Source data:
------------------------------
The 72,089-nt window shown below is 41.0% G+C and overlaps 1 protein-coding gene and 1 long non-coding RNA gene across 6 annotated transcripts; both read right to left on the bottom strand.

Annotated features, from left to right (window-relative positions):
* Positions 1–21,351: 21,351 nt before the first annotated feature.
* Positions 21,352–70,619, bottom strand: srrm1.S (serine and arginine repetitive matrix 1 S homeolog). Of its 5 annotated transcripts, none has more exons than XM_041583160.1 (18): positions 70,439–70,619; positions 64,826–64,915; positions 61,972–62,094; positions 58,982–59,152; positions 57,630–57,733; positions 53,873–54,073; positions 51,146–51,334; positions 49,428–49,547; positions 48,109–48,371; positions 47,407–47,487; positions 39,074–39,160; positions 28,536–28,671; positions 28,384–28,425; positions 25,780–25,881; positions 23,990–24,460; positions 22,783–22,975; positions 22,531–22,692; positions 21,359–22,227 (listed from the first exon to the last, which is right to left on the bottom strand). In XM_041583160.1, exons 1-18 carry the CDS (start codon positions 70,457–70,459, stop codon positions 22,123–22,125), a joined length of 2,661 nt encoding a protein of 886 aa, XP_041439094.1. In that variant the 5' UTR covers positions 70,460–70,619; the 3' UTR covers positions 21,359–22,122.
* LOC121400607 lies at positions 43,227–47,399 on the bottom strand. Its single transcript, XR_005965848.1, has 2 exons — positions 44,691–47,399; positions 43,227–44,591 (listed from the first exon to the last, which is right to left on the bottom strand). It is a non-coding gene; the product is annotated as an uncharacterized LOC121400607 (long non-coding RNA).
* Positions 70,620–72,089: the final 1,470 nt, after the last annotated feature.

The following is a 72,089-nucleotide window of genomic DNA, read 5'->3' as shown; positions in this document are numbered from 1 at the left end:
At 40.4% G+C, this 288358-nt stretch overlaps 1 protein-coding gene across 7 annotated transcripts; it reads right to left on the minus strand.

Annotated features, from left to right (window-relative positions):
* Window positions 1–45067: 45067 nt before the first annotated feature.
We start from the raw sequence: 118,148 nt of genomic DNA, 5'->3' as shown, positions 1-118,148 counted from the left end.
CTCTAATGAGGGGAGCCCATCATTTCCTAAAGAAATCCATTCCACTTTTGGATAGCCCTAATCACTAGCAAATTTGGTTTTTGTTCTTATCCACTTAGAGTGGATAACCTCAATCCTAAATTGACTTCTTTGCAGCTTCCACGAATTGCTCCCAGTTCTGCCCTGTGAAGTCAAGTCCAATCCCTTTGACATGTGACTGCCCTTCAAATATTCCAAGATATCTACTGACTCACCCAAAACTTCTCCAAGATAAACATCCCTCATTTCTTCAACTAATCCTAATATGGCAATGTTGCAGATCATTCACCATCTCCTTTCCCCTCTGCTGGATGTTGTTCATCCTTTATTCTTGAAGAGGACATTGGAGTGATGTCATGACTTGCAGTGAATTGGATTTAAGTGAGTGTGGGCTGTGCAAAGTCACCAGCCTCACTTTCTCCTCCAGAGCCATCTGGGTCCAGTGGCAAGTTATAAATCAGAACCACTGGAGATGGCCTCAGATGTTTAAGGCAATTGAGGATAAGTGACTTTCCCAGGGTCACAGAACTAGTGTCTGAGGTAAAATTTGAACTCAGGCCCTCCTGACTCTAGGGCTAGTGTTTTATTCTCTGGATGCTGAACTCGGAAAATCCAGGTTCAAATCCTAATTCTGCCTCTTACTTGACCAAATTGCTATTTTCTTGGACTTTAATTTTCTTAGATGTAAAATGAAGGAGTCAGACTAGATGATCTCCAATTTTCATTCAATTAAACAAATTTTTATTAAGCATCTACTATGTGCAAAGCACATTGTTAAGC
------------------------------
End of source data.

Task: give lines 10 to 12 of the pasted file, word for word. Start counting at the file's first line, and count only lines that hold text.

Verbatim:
* Window positions 1–45067: 45067 nt before the first annotated feature.
We start from the raw sequence: 118,148 nt of genomic DNA, 5'->3' as shown, positions 1-118,148 counted from the left end.
CTCTAATGAGGGGAGCCCATCATTTCCTAAAGAAATCCATTCCACTTTTGGATAGCCCTAATCACTAGCAAATTTGGTTTTTGTTCTTATCCACTTAGAGTGGATAACCTCAATCCTAAATTGACTTCTTTGCAGCTTCCACGAATTGCTCCCAGTTCTGCCCTGTGAAGTCAAGTCCAATCCCTTTGACATGTGACTGCCCTTCAAATATTCCAAGATATCTACTGACTCACCCAAAACTTCTCCAAGATAAACATCCCTCATTTCTTCAACTAATCCTAATATGGCAATGTTGCAGATCATTCACCATCTCCTTTCCCCTCTGCTGGATGTTGTTCATCCTTTATTCTTGAAGAGGACATTGGAGTGATGTCATGACTTGCAGTGAATTGGATTTAAGTGAGTGTGGGCTGTGCAAAGTCACCAGCCTCACTTTCTCCTCCAGAGCCATCTGGGTCCAGTGGCAAGTTATAAATCAGAACCACTGGAGATGGCCTCAGATGTTTAAGGCAATTGAGGATAAGTGACTTTCCCAGGGTCACAGAACTAGTGTCTGAGGTAAAATTTGAACTCAGGCCCTCCTGACTCTAGGGCTAGTGTTTTATTCTCTGGATGCTGAACTCGGAAAATCCAGGTTCAAATCCTAATTCTGCCTCTTACTTGACCAAATTGCTATTTTCTTGGACTTTAATTTTCTTAGATGTAAAATGAAGGAGTCAGACTAGATGATCTCCAATTTTCATTCAATTAAACAAATTTTTATTAAGCATCTACTATGTGCAAAGCACATTGTTAAGC